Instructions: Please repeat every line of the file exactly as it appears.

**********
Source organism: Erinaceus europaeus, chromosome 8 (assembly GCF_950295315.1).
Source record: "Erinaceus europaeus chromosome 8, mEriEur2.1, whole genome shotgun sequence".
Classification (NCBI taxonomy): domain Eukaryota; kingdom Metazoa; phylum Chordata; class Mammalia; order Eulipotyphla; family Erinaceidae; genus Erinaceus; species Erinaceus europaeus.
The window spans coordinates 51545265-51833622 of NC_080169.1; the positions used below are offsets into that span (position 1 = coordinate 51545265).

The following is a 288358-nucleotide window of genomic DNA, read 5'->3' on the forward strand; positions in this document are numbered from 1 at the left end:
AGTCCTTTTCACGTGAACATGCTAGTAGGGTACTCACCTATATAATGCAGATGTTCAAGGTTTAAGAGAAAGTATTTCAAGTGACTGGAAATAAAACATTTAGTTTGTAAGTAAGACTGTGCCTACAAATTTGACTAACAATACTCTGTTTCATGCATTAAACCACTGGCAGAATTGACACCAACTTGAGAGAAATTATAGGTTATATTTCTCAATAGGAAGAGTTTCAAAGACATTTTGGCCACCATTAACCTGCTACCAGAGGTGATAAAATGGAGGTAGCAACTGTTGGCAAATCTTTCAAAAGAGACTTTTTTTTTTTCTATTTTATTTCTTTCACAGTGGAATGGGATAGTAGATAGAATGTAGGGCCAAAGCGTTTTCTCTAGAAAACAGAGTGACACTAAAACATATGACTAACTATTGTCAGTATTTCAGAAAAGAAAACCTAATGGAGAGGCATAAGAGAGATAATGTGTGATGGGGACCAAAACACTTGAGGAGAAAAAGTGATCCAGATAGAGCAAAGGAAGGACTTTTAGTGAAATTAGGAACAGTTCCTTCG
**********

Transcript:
Source organism: Erinaceus europaeus, chromosome 8 (assembly GCF_950295315.1).
Source record: "Erinaceus europaeus chromosome 8, mEriEur2.1, whole genome shotgun sequence".
Classification (NCBI taxonomy): domain Eukaryota; kingdom Metazoa; phylum Chordata; class Mammalia; order Eulipotyphla; family Erinaceidae; genus Erinaceus; species Erinaceus europaeus.
The window spans coordinates 51545265-51833622 of NC_080169.1; the positions used below are offsets into that span (position 1 = coordinate 51545265).

The following is a 288358-nucleotide window of genomic DNA, read 5'->3' on the forward strand; positions in this document are numbered from 1 at the left end:
AGTCCTTTTCACGTGAACATGCTAGTAGGGTACTCACCTATATAATGCAGATGTTCAAGGTTTAAGAGAAAGTATTTCAAGTGACTGGAAATAAAACATTTAGTTTGTAAGTAAGACTGTGCCTACAAATTTGACTAACAATACTCTGTTTCATGCATTAAACCACTGGCAGAATTGACACCAACTTGAGAGAAATTATAGGTTATATTTCTCAATAGGAAGAGTTTCAAAGACATTTTGGCCACCATTAACCTGCTACCAGAGGTGATAAAATGGAGGTAGCAACTGTTGGCAAATCTTTCAAAAGAGACTTTTTTTTTTTCTATTTTATTTCTTTCACAGTGGAATGGGATAGTAGATAGAATGTAGGGCCAAAGCGTTTTCTCTAGAAAACAGAGTGACACTAAAACATATGACTAACTATTGTCAGTATTTCAGAAAAGAAAACCTAATGGAGAGGCATAAGAGAGATAATGTGTGATGGGGACCAAAACACTTGAGGAGAAAAAGTGATCCAGATAGAGCAAAGGAAGGACTTTTAGTGAAATTAGGAACAGTTCCTTCG